The development of a method to reconstitute nucleosomes from recombinant histone proteins and DNA constituted a milestone in chromatin research [1][3]. Current research still heavily depends on the availability of sufficient quantities of pure and homogenous nucleosomes that can, for example, be used as substrates for histone modifying enzymes, to characterize the interactions of nucleosome binding factors, to generate nucleosome arrays for physicochemical analysis, or to explore the function of the many naturally occurring histone variants.

Recombinant histones are commonly expressed in bacteria where they typically partition into inclusion bodies [4]. Therefore, standard protocols begin with the preparation of inclusion bodies, which are isolated from the insoluble fraction of whole cell extracts in a series of washing steps [1][3]. During each washing step, the insoluble fraction is resuspended in buffer and then pelleted again by centrifugation. To stringently remove impurities, detergent is added to the buffer during the first washing steps. Subsequent washes serve to dilute the detergent. Next, the histones are solubilised and extracted from the inclusion bodies under denaturing conditions by addition of DMSO followed by incubation in a buffer containing 7 M guanidine hydrochloride. Further purification of the histones is achieved by gel filtration and cation exchange chromatography in a urea-based buffer. A final dialysis against water is required to remove salt and urea (Fig. 1A).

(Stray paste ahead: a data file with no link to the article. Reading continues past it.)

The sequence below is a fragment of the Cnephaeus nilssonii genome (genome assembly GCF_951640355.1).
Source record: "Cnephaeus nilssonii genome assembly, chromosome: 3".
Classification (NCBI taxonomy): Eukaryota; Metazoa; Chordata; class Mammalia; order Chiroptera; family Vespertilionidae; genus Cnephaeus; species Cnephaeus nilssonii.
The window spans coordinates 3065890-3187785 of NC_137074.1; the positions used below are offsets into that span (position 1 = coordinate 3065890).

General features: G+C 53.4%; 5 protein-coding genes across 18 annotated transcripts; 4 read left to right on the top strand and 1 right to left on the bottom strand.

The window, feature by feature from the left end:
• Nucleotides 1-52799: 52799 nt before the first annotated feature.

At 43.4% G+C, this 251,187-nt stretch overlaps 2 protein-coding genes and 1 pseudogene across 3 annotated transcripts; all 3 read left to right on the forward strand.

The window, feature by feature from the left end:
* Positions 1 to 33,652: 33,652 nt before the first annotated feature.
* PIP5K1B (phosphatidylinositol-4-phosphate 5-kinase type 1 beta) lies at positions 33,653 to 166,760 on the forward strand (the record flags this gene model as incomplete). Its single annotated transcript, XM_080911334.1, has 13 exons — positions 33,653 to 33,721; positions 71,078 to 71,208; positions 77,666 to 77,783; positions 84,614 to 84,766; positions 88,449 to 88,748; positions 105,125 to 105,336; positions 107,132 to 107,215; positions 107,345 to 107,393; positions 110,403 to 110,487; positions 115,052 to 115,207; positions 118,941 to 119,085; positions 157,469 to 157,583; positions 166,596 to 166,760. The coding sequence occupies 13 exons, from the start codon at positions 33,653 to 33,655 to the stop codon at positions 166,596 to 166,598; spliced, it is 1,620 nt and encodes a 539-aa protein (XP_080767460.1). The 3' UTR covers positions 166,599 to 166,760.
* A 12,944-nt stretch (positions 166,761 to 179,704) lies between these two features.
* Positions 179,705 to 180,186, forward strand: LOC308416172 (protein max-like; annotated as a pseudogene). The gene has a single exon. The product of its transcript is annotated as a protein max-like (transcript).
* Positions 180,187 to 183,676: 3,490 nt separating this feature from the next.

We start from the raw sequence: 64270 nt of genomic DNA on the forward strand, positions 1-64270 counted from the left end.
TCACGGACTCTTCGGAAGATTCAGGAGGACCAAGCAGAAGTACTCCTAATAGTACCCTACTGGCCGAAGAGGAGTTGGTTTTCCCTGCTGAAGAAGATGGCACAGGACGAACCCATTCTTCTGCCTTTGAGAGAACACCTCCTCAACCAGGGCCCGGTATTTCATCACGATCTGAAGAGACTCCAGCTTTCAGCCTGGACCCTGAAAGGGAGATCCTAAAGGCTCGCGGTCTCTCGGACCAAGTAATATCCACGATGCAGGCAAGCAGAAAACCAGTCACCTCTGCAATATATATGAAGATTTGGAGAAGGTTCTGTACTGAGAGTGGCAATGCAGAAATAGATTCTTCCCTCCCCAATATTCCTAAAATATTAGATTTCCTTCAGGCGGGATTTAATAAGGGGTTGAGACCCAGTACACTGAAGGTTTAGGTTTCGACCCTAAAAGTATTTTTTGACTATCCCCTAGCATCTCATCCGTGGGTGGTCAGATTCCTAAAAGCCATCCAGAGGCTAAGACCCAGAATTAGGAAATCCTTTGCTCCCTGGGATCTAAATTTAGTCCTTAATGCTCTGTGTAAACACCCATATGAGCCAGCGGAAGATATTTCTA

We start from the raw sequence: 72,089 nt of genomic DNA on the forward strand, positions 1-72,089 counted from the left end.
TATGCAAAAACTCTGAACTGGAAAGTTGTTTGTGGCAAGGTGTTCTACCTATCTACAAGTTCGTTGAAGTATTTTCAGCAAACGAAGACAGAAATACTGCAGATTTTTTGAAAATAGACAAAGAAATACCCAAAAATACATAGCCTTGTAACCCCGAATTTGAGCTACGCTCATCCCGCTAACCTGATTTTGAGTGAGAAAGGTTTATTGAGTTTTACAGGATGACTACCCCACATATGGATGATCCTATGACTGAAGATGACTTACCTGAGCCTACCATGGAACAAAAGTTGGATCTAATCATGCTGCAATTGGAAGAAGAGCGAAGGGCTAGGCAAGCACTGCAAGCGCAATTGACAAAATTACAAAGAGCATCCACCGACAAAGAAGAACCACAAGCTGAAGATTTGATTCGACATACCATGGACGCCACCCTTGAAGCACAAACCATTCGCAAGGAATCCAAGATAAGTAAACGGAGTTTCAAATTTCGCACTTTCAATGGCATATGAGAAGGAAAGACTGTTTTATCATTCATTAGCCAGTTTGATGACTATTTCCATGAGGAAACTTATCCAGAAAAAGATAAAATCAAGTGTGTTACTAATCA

Figure 1. Histone purification strategies.

Schematic depiction of the workflow of (A) the conventional histone purification method according to Luger and coworkers [2], [3] and (B) our RHP protocol. For further details see the main text. Footnotes indicate variations and simplifications of the initial protocol. * The gel filtration step was successfully omitted in simplified purification schemes [5], [7][9]. # These steps can be replaced by dilution into or dialysis against SAU 200 buffer [5][9]. ‡ To remove possible DNA contaminations, it was suggested to filter the sample through an anion exchange resin prior to applying it to the cation exchange chromatography [7][9]. § Anion exchange filtering and cation exchange chromatography can be combined. See note in step 3.2 and Figure S2 in File S1.